A - C

Adherence - the extent to which a person complies with his/her doctor's written instructions on his/her asthma medicine plan

Airways - see bronchioles

Allergen - something you are sensitive to; examples include dust mites, pets, cockroaches, and mold

Allergy - a heightened sensitivity to something that does not affect most people

Anti-inflammatory - 'anti' means against and 'inflammatory' means inflammation or swelling; it is a type of asthma medicine that helps prevent inflammation in the airways

Asthma - a chronic disease of the lungs that causes wheezing, coughing, tightness in the chest, and shortness of breath; it is with you all the time, but you will only have problems or asthma attacks when something bothers your lungs

Asthma attack - extreme wheezing, coughing, tightness in the chest, and shortness of breath that is caused by exposure to an asthma trigger

Asthma care plan - written instructions from your doctor which are specific to your child, and tell about taking the right medicine, at the right time, in the right amount, and in the right way; also referred to as an Asthma medicine plan

Asthma clue - see symptom

Asthma diary - a calendar-type form that allows you to record your asthma symptoms and other necessary information so that you and your doctor can track your progress over time

Asthma medicine plan - see asthma care plan

Bronchioles - passages through which air travels to and from the lungs

Bronchodilator - 'broncho' is short for bronchioles, another name for airways, and 'dilator' means open up; it is a medicine that opens the airways; there are many types of bronchodilators, as they are some of the main rescue medicines for asthma; an example is albuterol

CARAT- Child Asthma Risk Assessment Tool - a survey that is designed to help clinicians, asthma counselors and parents determine potential risks for children with asthma; it includes a risk profile, a risk report describing risk factors for your child, and a graph of these risk factors

Chronic - something that lasts a long time and reoccurs frequently; asthma is considered a chronic disease because it cannot be cured and is always with you even when you are not having asthma signs and symptoms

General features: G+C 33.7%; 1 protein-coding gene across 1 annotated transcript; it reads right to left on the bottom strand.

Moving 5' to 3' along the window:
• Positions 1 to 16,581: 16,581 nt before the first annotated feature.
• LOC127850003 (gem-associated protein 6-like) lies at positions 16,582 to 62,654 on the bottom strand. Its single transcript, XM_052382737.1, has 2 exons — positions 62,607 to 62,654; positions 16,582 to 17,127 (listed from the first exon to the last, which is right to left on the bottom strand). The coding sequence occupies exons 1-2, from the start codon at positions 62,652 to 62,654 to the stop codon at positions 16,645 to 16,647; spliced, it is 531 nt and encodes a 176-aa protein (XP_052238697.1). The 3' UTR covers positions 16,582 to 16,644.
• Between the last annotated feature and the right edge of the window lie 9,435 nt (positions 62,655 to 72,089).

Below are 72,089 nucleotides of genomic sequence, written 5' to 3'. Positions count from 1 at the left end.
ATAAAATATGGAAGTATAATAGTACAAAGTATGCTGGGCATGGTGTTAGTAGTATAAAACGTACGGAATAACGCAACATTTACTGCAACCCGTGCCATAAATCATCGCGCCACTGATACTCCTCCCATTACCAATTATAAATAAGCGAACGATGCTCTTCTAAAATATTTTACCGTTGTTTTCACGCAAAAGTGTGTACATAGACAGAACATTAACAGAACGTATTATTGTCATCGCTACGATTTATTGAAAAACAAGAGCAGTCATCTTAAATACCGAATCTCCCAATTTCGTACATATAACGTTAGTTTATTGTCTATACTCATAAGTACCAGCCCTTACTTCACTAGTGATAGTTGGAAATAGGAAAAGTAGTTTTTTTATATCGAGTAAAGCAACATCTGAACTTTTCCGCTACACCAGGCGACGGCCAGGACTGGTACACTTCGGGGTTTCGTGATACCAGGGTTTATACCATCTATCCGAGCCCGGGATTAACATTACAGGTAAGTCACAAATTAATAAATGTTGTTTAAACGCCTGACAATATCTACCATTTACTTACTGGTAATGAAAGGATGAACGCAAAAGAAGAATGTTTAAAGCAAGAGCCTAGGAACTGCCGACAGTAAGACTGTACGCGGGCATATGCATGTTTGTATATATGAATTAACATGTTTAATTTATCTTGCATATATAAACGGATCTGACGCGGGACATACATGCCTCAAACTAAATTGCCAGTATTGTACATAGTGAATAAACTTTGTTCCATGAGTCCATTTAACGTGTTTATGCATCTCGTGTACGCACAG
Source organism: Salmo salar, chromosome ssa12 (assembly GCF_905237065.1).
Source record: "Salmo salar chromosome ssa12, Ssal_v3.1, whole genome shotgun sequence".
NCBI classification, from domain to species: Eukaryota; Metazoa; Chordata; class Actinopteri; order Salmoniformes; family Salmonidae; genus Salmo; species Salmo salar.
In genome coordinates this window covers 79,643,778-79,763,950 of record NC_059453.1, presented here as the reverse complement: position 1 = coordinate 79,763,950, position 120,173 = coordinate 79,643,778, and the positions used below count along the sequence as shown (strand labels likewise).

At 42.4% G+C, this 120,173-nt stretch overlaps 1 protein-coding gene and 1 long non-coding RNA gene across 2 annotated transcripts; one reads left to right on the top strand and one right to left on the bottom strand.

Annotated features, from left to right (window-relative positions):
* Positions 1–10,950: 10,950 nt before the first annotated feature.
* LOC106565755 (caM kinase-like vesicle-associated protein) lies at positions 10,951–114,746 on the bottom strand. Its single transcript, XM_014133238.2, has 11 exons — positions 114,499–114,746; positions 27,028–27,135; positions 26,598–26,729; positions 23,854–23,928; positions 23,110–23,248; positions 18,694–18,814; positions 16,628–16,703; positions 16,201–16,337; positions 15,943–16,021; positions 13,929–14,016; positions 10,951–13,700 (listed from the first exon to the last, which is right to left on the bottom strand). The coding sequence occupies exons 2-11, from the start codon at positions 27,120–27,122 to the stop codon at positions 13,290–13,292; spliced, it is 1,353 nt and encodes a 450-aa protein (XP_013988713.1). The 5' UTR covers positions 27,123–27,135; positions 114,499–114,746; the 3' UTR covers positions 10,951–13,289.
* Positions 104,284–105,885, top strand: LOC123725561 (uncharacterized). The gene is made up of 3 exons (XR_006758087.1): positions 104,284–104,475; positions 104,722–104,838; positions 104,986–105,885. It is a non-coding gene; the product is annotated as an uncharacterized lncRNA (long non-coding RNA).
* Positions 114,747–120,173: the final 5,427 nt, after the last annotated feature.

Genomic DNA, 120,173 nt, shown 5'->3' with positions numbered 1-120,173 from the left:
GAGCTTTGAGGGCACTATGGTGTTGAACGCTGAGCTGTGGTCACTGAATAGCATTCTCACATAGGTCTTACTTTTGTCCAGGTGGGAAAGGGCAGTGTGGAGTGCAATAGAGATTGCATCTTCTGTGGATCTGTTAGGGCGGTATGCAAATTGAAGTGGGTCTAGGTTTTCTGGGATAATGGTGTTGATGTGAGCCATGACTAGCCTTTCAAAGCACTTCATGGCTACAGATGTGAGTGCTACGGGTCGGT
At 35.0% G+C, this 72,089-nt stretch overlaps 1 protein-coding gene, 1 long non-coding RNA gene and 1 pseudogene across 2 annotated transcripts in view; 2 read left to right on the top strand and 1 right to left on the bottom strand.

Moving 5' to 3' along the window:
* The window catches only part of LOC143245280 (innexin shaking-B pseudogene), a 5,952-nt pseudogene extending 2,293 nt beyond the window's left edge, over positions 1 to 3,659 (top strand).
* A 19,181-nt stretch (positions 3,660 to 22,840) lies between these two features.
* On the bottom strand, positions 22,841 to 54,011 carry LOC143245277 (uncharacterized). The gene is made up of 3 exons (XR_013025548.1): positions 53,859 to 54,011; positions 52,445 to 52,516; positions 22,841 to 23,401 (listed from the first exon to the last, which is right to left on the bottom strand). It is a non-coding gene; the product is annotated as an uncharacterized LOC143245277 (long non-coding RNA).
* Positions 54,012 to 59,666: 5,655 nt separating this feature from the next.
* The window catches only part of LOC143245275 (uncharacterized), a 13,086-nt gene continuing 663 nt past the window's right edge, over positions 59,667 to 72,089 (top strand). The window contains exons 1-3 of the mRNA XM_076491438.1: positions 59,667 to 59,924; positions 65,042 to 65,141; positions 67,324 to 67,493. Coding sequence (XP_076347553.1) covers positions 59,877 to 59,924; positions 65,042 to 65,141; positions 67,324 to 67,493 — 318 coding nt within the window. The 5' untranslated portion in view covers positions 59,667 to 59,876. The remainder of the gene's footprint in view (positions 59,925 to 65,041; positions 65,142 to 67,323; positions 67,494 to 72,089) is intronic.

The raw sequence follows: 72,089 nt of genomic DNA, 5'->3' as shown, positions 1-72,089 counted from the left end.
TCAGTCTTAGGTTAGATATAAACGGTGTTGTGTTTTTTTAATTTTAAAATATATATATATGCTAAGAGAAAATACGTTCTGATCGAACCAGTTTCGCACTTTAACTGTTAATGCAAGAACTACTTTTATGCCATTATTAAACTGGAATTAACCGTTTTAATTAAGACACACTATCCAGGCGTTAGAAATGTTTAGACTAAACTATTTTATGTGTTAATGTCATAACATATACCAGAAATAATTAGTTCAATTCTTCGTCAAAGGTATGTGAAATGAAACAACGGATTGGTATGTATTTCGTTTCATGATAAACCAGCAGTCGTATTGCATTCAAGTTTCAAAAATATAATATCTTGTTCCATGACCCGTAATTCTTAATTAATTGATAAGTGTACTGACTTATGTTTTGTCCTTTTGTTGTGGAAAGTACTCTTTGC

Controller medicine - seepreventive medicine

D - I

Dander - dead skin flakes from an animal, like a cat or dog, which cause allergic reactions in people who are sensitive to these types of animals

Dose - how much of a certain medicine to take

Dust mites - microscopic insects that live in beds, blankets, sofas, rugs, stuffed animals, and other places in the home; they are found in everyone's home and produce materials that cause allergy and asthma

ETS - Environmental Tobacco Smoke; it is not considered an allergen, but smoke particles irritate the airways; exposure to smoke can worsen breathing problems in children with asthma

HEPA filter - High Efficiency Particulate Air filter - a special air filter that can take out 99.97% of all particles in the air down to 0.3 microns in size; these are often used in homes to filter out particles in the environment that can aggravate allergies and asthma

HEPA unit - an air filtration device that has a HEPA filter

HEPA vacuum - a vacuum cleaner that contains a HEPA filter

Inflammation - a response to injury, infection, or irritation in which the area becomes swollen, red, and sore; the lungs of people with asthma always have inflammation; when the lungs are exposed to a trigger, the inflammation increases and causes asthma signs and symptoms

J - P

MDI - Metered Dose Inhaler - a small, hand-held device that is used to deliver medicine in measured amounts; it is a common way to take asthma medication

Morbidity - a disease or the incidence of disease within a population

Mortality - the number of deaths in a given time or place

Mucus - a "slimy" material that coats tissues inside the body, including the lungs and mouth; if too much is produced, which can happen when you have an infection, it makes it more difficult to move air in and out of your lungs